Which findings on ultrasonography are characteristic of carcinoma of the gallbladder?

Updated: Apr 12, 2018
  • Author: Gregory M Szarnecki, MD; Chief Editor: John Karani, MBBS, FRCR  more...
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Answer

Answer

US is the most commonly used imaging modality for evaluating GB carcinoma; however, there have been no identified pathognomonic findings. [11] Indirect signs that suggest the presence of GB carcinoma are as follows:

  • GB wall thickening

  • Single or multiple intraluminal mass

  • Extraluminal mass that extends to the liver

  • Polyps larger than 1 cm in diameter

The thickening associated with early lesions is rarely detected. More advanced lesions may produce marked mural thickening with irregular and mixed echogenicity, as shown in the first image below; this is the second most common manifestation of GB carcinoma, accounting for 20-30% of patients. The GB may be small, normal, or distended, and gallstones are often present (see the second image below). GB wall thickening is nonspecific and may be seen in multiple medical conditions, including acute and chronic cholecystitis, heart failure, hypoalbuminemia, hepatitis, and cirrhosis. However, the GB wall thickening in these patients is usually diffuse in contrast to the focal thickening in patients who have GB carcinoma.

Sagittal sonogram in a 71-year-old woman. This ima Sagittal sonogram in a 71-year-old woman. This image demonstrates heterogeneous thickening of the gallbladder wall (arrows). The diagnosis was primary papillary adenocarcinoma of the gallbladder.

The polyps or mass are of homogeneous echotexture without evidence of shadowing. The polyps are usually sessile and only rarely have a stalk; this is the least common manifestation of GB carcinoma, accounting for 15-25% of patients. Visualization of a polyp that is smaller than 1 cm in the appropriate age group should arouse suspicion for adenoma/adenocarcinoma, because only these incidental early lesions have a good prognosis. Gallstones may also be present and may prevent recognition of a small polypoid mass. Tumefactive sludge can mimic a mass.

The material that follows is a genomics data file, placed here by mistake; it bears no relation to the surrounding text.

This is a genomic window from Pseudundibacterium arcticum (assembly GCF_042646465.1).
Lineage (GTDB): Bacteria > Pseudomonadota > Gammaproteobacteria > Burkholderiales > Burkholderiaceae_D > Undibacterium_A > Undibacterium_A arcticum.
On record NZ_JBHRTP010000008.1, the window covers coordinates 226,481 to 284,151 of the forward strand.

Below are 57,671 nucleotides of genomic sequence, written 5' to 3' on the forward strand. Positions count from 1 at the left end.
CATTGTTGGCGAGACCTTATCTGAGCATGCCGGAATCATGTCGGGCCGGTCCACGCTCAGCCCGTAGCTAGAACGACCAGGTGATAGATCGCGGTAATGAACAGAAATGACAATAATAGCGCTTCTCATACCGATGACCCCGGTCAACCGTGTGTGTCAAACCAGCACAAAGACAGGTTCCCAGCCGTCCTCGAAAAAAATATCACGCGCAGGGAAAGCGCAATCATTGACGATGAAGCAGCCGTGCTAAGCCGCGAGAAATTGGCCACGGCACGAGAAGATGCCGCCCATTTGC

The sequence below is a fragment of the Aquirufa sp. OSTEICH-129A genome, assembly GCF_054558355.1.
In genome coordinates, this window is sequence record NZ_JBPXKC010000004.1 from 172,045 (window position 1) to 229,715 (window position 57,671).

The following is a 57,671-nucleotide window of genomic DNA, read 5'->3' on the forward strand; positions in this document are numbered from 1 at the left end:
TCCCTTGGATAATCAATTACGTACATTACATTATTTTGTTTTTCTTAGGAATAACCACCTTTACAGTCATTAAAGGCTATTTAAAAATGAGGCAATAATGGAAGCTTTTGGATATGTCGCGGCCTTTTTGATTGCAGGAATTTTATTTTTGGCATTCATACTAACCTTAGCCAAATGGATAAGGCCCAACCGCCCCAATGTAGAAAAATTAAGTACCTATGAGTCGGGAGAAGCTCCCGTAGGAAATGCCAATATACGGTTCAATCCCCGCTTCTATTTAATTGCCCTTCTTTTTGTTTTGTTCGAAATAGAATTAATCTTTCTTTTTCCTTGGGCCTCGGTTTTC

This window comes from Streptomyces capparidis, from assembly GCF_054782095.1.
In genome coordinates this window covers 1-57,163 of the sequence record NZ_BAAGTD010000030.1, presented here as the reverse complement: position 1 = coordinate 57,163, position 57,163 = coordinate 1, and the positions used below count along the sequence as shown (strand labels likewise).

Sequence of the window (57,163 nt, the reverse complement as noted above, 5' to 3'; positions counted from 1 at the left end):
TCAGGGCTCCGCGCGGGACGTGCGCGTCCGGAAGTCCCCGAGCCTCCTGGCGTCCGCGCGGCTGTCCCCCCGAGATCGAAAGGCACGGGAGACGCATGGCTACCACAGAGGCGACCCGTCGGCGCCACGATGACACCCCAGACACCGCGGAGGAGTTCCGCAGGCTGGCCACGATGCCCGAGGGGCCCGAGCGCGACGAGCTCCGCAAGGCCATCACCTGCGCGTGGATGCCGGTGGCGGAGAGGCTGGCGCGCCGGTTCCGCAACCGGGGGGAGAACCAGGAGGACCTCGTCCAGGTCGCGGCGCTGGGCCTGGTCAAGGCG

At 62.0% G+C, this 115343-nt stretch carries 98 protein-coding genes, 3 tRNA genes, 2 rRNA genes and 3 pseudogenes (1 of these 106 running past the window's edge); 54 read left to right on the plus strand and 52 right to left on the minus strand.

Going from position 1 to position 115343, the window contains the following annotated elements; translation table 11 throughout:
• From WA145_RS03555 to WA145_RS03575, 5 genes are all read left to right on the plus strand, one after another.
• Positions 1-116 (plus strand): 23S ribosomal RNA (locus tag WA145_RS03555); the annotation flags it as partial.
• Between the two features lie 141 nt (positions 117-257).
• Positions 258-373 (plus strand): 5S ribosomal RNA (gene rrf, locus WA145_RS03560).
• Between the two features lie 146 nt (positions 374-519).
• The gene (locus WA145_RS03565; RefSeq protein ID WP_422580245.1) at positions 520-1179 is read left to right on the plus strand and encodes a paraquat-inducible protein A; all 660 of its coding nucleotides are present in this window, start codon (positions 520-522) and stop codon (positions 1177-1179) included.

An extraluminal mass is often accompanied by a large mass that replaces the GB fossa. The mass is often complex, with visible areas of necrosis; this is the most common manifestation of GB carcinoma, accounting for 40-65% of GB carcinomas (see the second image above). According to studies, polyps with a diameter of more than 1 cm are malignant in 23-88% of patients. [12]

A mass that arises from the GB may be difficult to differentiate from a mass that arises from the liver. The visualization of gallstones located centrally in a solid mass can help make the diagnosis. Adenomyomatosis can also cause focal GB wall thickening. This benign condition may mimic a GB tumor. [13] US may demonstrate focal or diffuse wall thickening, with echogenic foci in Rokitansky-Aschoff sinuses that are often seen as "comet-tail" reverberation artifacts.

Benign polypoid lesions are difficult to distinguish from polypoid carcinoma; the cauliflower-like appearance suggests malignancy. [14] Polyps smaller than 5 mm are unlikely to be malignant; polypoid lesions that are 5-10 mm in size should be followed up. In a patient with melanoma, metastases can cause multiple polypoid lesions. Tumefactive sludge can also mimic an intraluminal mass; usually, this is easy to differentiate by demonstrating the mobility of the sludge. Color Doppler US can also be used; the presence of flow within the lesion indicates that it is a solid mass rather than sludge.

High-resolution ultrasound (HRUS) has been shown to enable accurate T categorization of gallbladder carcinoma and to provide high-resolution images of gallbladder polyps. [7] HRUS may also have a role in stratifying the risk for malignancy. [15] Another study found that contrast-enhanced harmonic endoscopic ultrasound (CH-EUS) may improve the preoperative diagnostic accuracy and interobserver agreement in the differential diagnosis of gallbladder wall thickening. [16]


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